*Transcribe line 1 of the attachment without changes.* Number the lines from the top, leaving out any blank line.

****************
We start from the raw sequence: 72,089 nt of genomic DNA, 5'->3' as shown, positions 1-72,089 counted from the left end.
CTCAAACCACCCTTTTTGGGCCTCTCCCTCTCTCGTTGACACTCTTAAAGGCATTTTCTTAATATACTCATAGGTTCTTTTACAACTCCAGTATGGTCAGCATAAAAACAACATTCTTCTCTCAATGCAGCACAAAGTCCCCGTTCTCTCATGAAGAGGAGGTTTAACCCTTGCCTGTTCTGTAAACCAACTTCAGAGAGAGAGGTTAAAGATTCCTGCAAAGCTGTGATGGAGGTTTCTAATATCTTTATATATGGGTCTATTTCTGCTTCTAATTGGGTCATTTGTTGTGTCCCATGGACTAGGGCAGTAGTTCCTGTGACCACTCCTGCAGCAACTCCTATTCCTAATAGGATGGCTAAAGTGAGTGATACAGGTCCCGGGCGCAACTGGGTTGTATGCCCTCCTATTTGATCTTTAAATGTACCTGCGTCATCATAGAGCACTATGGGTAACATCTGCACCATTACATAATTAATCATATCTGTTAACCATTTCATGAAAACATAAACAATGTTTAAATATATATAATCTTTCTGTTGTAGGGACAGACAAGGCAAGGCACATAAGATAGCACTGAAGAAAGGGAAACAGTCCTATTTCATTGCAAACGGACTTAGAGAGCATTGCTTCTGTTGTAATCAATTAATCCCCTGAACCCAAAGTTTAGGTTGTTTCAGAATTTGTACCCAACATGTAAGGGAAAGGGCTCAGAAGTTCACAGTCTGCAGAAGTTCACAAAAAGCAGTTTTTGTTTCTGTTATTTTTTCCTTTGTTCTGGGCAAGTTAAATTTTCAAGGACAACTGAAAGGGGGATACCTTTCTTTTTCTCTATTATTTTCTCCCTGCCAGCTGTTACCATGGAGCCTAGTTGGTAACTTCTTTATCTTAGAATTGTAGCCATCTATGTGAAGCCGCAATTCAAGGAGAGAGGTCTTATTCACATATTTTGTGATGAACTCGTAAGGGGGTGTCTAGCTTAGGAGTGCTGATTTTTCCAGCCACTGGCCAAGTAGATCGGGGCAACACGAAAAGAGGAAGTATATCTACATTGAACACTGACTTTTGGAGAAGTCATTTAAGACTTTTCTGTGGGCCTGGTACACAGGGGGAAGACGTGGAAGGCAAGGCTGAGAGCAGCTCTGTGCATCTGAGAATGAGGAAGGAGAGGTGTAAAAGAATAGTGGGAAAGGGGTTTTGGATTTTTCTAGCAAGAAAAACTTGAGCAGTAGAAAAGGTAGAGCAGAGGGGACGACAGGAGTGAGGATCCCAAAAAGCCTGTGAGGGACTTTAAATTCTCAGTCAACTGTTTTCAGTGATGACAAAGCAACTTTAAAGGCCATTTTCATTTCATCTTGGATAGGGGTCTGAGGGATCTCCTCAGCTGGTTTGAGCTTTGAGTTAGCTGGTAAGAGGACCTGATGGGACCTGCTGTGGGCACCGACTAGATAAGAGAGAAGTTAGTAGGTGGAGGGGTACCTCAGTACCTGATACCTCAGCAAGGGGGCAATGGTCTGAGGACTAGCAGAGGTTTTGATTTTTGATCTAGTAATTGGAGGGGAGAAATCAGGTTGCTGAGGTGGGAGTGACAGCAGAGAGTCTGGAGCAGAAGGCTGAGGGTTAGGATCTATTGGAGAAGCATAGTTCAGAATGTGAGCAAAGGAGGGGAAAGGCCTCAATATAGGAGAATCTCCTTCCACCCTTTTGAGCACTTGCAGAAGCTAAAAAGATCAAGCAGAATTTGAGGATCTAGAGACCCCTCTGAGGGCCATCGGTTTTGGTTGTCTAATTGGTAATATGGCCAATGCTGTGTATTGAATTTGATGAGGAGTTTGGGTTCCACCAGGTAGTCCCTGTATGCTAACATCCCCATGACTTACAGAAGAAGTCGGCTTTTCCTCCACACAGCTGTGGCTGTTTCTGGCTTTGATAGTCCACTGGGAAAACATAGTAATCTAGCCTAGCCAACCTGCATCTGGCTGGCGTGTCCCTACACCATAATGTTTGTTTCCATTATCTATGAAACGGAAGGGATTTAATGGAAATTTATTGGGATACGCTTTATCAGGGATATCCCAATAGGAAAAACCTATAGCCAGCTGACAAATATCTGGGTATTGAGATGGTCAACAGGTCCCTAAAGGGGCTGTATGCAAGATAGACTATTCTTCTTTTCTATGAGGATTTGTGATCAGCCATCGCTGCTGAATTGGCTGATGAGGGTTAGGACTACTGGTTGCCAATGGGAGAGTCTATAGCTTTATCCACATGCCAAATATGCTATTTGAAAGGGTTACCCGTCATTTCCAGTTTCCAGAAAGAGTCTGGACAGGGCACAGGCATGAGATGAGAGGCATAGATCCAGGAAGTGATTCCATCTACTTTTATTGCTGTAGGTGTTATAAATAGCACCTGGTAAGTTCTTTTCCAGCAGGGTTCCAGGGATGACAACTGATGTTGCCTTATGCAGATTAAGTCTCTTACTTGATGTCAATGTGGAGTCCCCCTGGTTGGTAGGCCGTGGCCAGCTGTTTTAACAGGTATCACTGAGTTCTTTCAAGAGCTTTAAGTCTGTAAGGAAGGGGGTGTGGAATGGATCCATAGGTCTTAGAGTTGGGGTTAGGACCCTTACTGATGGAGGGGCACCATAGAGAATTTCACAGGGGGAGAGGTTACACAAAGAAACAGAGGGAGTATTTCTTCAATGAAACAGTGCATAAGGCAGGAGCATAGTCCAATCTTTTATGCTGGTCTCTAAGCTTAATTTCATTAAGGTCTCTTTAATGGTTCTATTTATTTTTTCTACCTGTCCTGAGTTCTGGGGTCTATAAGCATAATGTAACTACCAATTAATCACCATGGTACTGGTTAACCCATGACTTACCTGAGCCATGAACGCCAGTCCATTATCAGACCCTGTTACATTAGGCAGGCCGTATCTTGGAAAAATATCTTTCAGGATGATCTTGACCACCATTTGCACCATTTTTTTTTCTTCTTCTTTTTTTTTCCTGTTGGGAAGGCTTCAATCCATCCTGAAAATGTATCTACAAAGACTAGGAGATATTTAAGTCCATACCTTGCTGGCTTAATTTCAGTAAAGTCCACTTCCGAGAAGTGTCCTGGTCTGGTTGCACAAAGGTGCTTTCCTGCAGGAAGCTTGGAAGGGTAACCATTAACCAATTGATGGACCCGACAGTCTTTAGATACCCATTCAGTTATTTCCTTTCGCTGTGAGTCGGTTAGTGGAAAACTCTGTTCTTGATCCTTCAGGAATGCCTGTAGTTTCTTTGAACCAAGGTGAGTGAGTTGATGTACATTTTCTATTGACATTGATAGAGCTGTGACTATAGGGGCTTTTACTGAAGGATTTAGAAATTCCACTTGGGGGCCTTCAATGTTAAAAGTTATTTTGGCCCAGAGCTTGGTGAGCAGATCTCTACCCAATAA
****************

We start from the raw sequence: 72,089 nt of genomic DNA, 5'->3' as shown, positions 1-72,089 counted from the left end.